The additional crime site was proposed by the prosecution after the ruling from the Supreme Court Chamber striking down the trial chamber’s controversial decision to sever Case 002 – a decision that Karnavas, Sary’s attorney, said may be held up as having been vindicated by Sary’s death.
“Vindication sounds about right; the Trial Chamber can hardly be righteous about it,” Karnavas said, via email Wednesday. “The trial proceedings have not exactly been well managed, especially from the efficiency standpoint. This is one of those situations where, when it is all over, a seminar can be done on lessons learned – mostly from the negative side and much of it unnecessary.”
Sary’s experience at the court was bookended by silence and absence.
In 2011, as the trials were beginning, Sary took the stand to give a brief statement, only to reiterate his previously expressed intention to exercise his right to remain silent.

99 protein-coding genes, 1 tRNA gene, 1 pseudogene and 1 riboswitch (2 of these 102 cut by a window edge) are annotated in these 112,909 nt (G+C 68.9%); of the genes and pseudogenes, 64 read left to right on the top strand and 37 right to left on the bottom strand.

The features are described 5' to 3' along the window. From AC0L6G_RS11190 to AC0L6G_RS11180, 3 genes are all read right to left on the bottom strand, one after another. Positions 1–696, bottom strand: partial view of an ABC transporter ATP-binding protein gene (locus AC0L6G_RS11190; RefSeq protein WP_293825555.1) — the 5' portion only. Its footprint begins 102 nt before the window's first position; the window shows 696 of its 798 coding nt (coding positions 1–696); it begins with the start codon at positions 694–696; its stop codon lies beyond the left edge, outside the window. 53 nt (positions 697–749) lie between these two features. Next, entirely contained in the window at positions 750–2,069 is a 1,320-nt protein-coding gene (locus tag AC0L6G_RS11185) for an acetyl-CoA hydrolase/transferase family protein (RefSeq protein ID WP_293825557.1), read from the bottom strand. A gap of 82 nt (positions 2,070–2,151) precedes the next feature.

In his last months at the court, Sary was in and out of the hospital being treated for chronic, and gradually worsening, conditions. When not hospitalized, he was relegated to following the trial from his holding cell due to his health concerns, concerns that Karnavas maintained had rendered him incapable of following, much less participating in, his own trial.
“We have been very disappointed from the outset by the way Mr. Ieng Sary was treated,” Karnavas wrote. “During the opening statements, when Mr. Ieng Sary was suffering and in pain, the trial chamber kept him in the courtroom even though he waived his presence. Why was this? Simply for show!”
Far from compelling him to remain present, the court refused to allow Sary follow proceedings from the courtroom once his illnesses had rendered him immobile.
“His right to waive his presence was not respected, just as his right not to waive was not respected,” said Karnavas. “I do think that to some extent, Mr. Ieng Sary’s health deteriorated because of some shortsighted decisions. In the end, his so called presence and ability to follow and participate was fictional.”
“This is perhaps the low point,” he added.
Nonetheless, Sary was “always professional and dignified,” said Karnavas, who called it a “privilege” to represent Sary.